Most of it was eaten by Earth's mantle, but scraped-off bits survive in the Alps and other mountain ranges.
- Following a 10-year survey, geologists discover a lost continent in the Mediterranean.
- 'Greater Adria' existed for 100 million years, and was probably "great for scuba diving".
- Most of it has been swallowed up by Earth's mantle, but bits of it survive.
How do you develop the next big idea? You pull together people who are both curious and passionate.
- In 2018, Dr. Jim Allison was awarded the Nobel Prize in medicine for discovering an effective way to attack cancer through immunology.
- In pursuing this discovery, he recruited other scientists who were curious, who cared about and were committed to science. "You have to put up with a lot of failure, 'cause if you're not, you're probably doing boring stuff," Allison says.
- When it comes to developing a theory that works, it's critical to ask as many people as possible on a project for their hypotheses on why a particular outcome may take place. By pulling together these ideas, and testing them, better data can be accumulated.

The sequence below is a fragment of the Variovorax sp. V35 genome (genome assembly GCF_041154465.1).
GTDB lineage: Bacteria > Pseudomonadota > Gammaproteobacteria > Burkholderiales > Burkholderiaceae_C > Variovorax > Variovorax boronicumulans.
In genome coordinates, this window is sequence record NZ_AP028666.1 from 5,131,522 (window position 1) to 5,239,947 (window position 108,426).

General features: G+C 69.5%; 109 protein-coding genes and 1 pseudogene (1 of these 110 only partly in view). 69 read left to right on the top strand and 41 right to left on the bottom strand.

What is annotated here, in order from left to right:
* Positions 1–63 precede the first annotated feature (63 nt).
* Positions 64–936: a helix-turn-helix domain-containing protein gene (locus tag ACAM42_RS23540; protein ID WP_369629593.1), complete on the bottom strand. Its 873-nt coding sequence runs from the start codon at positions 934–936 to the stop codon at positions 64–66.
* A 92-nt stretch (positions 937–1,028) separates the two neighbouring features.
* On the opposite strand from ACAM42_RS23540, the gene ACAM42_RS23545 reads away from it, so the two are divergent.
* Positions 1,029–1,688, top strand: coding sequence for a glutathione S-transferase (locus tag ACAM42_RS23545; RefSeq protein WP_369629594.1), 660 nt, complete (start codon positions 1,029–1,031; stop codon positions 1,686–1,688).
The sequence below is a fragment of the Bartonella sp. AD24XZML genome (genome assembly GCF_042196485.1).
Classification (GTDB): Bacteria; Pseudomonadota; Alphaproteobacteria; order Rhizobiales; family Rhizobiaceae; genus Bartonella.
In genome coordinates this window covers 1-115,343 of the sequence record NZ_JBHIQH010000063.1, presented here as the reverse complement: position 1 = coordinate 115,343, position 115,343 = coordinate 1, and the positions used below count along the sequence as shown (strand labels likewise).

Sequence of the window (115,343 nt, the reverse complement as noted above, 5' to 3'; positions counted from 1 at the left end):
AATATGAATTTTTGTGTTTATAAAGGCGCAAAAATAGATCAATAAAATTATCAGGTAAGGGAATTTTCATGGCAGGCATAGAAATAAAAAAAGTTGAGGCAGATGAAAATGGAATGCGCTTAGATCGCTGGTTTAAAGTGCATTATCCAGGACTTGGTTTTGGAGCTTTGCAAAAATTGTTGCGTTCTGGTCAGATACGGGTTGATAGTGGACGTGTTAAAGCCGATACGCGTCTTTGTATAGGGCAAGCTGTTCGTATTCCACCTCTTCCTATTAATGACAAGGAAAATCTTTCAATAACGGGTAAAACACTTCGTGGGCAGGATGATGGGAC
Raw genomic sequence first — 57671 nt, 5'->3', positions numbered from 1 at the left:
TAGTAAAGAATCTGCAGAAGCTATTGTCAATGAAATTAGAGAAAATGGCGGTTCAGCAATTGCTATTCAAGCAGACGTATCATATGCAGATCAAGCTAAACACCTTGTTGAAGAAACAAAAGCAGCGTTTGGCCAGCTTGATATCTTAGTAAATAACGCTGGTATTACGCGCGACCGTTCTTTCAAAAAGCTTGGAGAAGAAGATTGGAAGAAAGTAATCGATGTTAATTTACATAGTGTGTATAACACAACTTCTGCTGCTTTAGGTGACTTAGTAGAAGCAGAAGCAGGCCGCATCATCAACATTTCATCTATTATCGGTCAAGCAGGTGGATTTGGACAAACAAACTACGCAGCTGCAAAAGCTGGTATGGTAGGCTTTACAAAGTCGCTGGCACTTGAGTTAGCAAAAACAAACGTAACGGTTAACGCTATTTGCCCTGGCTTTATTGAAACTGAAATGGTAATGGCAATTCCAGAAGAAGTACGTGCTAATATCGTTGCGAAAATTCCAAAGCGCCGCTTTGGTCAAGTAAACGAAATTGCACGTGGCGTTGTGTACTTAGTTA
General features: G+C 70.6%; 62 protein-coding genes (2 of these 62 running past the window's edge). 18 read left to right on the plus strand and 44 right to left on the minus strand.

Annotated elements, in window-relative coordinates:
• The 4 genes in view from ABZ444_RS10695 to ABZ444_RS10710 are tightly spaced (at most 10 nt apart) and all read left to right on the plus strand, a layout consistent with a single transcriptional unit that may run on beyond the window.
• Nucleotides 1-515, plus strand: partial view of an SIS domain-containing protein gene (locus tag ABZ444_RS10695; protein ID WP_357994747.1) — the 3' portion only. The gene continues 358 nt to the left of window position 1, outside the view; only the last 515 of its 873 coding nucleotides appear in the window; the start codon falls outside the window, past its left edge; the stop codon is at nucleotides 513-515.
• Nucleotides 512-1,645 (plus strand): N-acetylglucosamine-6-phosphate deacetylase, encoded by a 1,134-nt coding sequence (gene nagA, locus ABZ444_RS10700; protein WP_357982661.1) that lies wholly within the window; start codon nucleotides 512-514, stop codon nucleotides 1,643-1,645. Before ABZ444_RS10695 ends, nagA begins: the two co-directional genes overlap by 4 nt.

As humans, we teach each other. But do we take for granted our freedom to do so?
- Humans are unique in that we learn socially and actively teach each other lessons of survival.
- Freedom of expression allows accumulated knowledge, that which is passed down through generations and across cultures, to flourish within and benefit society.
- The opinions expressed in this video do not necessarily reflect the views of the Charles Koch Foundation, which encourages the expression of diverse viewpoints within a culture of civil discourse and mutual respect.
An unexpectedly revealing find in Mongolia solves a longstanding riddle.
- Normal geological evidence isn't precise enough to confirm paleontologists' suspicions.
- The new fossils find is covered by a fine veneer of red sand deposited in a single season.
- Scientists can infer whose eggs they were.
So much for rest in peace.
- Australian scientists found that bodies kept moving for 17 months after being pronounced dead.
- Researchers used photography capture technology in 30 minute intervals everyday to capture the movement.
- This study could help better identify time of death.